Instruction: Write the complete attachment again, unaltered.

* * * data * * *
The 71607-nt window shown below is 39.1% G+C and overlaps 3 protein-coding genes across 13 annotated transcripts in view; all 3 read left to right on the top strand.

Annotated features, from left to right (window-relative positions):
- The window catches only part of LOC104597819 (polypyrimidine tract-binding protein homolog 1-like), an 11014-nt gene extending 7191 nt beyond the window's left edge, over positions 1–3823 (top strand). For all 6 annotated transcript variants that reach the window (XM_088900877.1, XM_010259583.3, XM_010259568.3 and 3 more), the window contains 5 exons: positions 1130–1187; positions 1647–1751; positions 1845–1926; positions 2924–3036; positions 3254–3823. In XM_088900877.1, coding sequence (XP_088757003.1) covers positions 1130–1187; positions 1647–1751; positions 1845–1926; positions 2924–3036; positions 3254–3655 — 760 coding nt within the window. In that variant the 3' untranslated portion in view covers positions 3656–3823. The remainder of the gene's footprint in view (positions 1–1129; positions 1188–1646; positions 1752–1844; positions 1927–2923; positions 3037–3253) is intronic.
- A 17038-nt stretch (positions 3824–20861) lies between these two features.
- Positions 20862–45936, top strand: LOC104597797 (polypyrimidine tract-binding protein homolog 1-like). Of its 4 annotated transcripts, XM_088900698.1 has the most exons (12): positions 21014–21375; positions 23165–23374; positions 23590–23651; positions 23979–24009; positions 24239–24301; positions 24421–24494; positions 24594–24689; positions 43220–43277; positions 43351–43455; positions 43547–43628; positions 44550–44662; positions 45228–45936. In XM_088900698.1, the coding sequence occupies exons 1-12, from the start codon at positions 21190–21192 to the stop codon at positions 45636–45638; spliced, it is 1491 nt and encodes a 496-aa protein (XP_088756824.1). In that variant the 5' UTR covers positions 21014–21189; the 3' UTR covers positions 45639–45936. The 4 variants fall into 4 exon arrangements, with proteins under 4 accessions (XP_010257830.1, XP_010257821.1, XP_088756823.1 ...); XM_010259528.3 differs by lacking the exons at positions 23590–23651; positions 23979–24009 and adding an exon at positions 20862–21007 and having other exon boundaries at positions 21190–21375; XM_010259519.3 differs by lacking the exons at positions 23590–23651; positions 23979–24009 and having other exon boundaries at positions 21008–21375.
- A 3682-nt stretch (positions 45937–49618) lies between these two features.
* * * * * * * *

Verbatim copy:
The 71607-nt window shown below is 39.1% G+C and overlaps 3 protein-coding genes across 13 annotated transcripts in view; all 3 read left to right on the top strand.

Annotated features, from left to right (window-relative positions):
- The window catches only part of LOC104597819 (polypyrimidine tract-binding protein homolog 1-like), an 11014-nt gene extending 7191 nt beyond the window's left edge, over positions 1–3823 (top strand). For all 6 annotated transcript variants that reach the window (XM_088900877.1, XM_010259583.3, XM_010259568.3 and 3 more), the window contains 5 exons: positions 1130–1187; positions 1647–1751; positions 1845–1926; positions 2924–3036; positions 3254–3823. In XM_088900877.1, coding sequence (XP_088757003.1) covers positions 1130–1187; positions 1647–1751; positions 1845–1926; positions 2924–3036; positions 3254–3655 — 760 coding nt within the window. In that variant the 3' untranslated portion in view covers positions 3656–3823. The remainder of the gene's footprint in view (positions 1–1129; positions 1188–1646; positions 1752–1844; positions 1927–2923; positions 3037–3253) is intronic.
- A 17038-nt stretch (positions 3824–20861) lies between these two features.
- Positions 20862–45936, top strand: LOC104597797 (polypyrimidine tract-binding protein homolog 1-like). Of its 4 annotated transcripts, XM_088900698.1 has the most exons (12): positions 21014–21375; positions 23165–23374; positions 23590–23651; positions 23979–24009; positions 24239–24301; positions 24421–24494; positions 24594–24689; positions 43220–43277; positions 43351–43455; positions 43547–43628; positions 44550–44662; positions 45228–45936. In XM_088900698.1, the coding sequence occupies exons 1-12, from the start codon at positions 21190–21192 to the stop codon at positions 45636–45638; spliced, it is 1491 nt and encodes a 496-aa protein (XP_088756824.1). In that variant the 5' UTR covers positions 21014–21189; the 3' UTR covers positions 45639–45936. The 4 variants fall into 4 exon arrangements, with proteins under 4 accessions (XP_010257830.1, XP_010257821.1, XP_088756823.1 ...); XM_010259528.3 differs by lacking the exons at positions 23590–23651; positions 23979–24009 and adding an exon at positions 20862–21007 and having other exon boundaries at positions 21190–21375; XM_010259519.3 differs by lacking the exons at positions 23590–23651; positions 23979–24009 and having other exon boundaries at positions 21008–21375.
- A 3682-nt stretch (positions 45937–49618) lies between these two features.